Elizabeth Jacqueline Marcus is a Mellon Fellow in the Scholars in the Humanities program for 2017-2019. She received her BA from the University of Oxford in Modern History and French, and completed her PhD in French and Comparative Literature at Columbia University in 2017. Elizabeth’s research and teaching focus on the francophone and Arab worlds, with a particular interest in knowledge production, cultural imperialism, and the histories of religious and minority groups. In her current project, Difference and Dissidence: Cultural Politics and the End of Empire in Lebanon, she uses post-independence Lebanon as a case study of multilingualism and decolonization from below. Elizabeth has taught in the Core Curriculum at Columbia University and at MIT as a Visiting Assistant Professor.
Paris and the Global University: International Students and Cultural Internationalism at the Cité Universitaire, 1945-1975
While in residence, Elizabeth Marcus worked on revisions of her book manuscript and developed writing for her second project. Her first book explores how local actors differently constructed the afterlife of empire in Lebanon, a country marked by institutional, linguistic and structural hangovers from the Ottoman and French periods. I argue that independence in 1943 prompted Lebanon’s new civic subjects to enter into a temporal drama, scripted by a number of questions: when does a new era start, how do you build anew from the fragments of former imperial powers, and how do you conceptualise change when things might not seem to change? Using French, Arabic, and English literary texts, cultural and political journals, legal codes, and archival sources, I show how local actors sought answers through the place of French and Arabic in the new state. Language became a way of negotiating relationships of continuity and rupture. For example, how do you build a national literary sphere in two languages? Should law students be taught in Arabic or continue to be taught in French, as they had done since 1913? Tracing these local debates exposes the challenges inherent in the making and unmaking of states, as they confront the difficulties of producing flashy breakthroughs. This manuscript showcases Lebanon as a rich example for understanding not only the long durée of francophonie in the former French empire, but an alternative and rarely studied genealogy.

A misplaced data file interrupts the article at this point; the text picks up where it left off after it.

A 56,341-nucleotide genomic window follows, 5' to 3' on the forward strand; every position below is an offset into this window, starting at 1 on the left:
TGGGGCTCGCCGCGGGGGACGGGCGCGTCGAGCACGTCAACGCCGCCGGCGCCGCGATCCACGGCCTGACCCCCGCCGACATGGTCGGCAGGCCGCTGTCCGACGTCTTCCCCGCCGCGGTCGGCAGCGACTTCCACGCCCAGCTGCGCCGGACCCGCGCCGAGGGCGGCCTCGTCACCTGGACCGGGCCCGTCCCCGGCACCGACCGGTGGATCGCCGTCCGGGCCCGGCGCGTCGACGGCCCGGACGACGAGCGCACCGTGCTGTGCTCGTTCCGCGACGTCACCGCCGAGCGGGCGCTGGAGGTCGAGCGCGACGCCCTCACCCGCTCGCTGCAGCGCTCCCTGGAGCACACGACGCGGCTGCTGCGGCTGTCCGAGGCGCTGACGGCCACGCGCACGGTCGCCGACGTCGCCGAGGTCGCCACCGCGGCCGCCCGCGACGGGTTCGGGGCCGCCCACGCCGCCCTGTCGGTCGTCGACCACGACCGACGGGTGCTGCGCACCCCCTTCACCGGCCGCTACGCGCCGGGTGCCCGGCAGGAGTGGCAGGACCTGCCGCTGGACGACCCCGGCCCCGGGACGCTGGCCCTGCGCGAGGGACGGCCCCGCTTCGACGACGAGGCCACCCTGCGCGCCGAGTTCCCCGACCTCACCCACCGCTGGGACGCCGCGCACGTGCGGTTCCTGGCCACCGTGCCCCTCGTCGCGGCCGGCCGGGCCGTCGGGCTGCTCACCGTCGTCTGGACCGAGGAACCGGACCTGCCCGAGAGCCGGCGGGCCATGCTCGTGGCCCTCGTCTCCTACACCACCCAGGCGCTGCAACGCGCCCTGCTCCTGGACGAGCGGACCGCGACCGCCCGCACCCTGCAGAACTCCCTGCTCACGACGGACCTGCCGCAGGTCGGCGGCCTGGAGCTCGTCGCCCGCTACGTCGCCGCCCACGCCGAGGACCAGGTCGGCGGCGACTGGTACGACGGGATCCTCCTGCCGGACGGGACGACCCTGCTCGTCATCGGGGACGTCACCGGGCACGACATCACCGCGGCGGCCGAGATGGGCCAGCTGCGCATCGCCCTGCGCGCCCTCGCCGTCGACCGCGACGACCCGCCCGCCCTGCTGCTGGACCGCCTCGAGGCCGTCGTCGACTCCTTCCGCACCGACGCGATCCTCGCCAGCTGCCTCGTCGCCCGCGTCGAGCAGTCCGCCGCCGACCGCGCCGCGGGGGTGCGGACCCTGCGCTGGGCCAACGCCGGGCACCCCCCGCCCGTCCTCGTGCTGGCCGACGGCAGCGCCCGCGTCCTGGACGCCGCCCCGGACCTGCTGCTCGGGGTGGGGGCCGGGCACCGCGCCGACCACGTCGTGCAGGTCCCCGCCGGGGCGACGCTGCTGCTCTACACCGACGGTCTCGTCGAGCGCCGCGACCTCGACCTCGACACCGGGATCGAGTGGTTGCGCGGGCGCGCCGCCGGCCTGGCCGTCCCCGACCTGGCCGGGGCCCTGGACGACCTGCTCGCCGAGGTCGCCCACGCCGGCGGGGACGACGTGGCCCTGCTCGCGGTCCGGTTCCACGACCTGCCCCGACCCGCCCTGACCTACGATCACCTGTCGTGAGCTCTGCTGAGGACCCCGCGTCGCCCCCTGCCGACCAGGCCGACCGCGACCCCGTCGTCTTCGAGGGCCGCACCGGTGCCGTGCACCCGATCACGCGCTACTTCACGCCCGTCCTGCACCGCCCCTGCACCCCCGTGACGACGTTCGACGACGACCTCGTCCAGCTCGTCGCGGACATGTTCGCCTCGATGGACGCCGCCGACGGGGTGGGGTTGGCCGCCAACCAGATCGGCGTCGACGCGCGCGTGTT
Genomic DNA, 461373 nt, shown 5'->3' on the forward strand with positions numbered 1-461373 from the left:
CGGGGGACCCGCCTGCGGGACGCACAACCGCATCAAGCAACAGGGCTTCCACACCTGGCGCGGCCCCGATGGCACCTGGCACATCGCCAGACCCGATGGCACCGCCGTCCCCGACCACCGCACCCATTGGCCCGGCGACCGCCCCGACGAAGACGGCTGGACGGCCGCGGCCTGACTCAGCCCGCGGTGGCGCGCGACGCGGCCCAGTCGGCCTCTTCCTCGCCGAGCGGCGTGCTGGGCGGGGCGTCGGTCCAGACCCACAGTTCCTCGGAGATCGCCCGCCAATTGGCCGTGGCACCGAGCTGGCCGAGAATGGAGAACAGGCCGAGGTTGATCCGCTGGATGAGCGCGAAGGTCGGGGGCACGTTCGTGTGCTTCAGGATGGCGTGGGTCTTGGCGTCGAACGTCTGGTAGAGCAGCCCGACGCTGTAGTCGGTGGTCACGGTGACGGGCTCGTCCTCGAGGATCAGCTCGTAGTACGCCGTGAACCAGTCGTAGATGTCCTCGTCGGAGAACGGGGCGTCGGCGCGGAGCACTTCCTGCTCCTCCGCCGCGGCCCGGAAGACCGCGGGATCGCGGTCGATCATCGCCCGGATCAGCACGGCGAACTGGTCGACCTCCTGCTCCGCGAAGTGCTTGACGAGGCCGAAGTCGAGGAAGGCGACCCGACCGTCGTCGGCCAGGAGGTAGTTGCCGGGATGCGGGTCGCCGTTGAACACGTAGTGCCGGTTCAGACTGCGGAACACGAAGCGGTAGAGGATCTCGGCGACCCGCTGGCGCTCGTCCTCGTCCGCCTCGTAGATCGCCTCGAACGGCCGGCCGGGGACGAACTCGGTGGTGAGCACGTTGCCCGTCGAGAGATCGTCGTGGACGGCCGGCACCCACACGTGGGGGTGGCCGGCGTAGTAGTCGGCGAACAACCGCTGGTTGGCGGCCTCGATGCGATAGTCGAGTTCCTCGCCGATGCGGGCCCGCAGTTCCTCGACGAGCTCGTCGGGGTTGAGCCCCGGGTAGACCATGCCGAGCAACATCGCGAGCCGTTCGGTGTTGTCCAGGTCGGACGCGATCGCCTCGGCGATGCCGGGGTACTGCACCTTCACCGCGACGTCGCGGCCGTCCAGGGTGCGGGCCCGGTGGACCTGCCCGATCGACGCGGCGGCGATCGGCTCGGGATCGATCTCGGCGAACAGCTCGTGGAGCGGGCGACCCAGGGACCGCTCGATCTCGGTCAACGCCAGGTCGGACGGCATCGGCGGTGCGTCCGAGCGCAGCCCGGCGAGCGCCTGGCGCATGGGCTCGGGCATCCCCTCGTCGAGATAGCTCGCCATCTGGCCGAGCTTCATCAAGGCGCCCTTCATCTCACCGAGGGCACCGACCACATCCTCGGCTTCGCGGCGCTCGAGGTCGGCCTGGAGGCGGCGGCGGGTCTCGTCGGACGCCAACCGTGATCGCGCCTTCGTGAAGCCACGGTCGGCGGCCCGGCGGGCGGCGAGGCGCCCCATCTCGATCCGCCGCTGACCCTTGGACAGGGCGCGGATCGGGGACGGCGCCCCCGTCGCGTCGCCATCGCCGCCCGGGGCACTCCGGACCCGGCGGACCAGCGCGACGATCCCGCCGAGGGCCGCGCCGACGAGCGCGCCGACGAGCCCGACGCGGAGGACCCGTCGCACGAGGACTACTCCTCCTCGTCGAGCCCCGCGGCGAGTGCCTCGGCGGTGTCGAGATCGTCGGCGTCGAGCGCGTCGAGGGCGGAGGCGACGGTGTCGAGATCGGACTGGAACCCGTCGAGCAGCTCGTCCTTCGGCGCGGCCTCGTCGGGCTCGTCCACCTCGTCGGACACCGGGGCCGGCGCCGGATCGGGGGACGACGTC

She also worked on two sections of writing for her second manuscript, Paris and the Global University, which uncovers how a residential campus in the Parisian outskirts became a crucible of transnational political and cultural activism during the Trente Glorieuses (1945-1975). Using previously unexamined literary texts, and public and private sources in a variety of languages, Elizabeth’s work seeks to uncover the multifaceted institutional story of what we now know as the “global university.”
When not writing and researching these projects, Elizabeth developed ideas for an article on the real-life stakes of literary criticism, and how practices of literary interpretation are increasingly used to make decisions about political validity, and can sometimes be the grounds by which regimes and people might live and die. She was very excited to develop some collaborative projects with the other fellows at the residency in the near future!
Elizabeth Marcus was in residence at the Camargo Foundation in 2020, as part of the Core Program.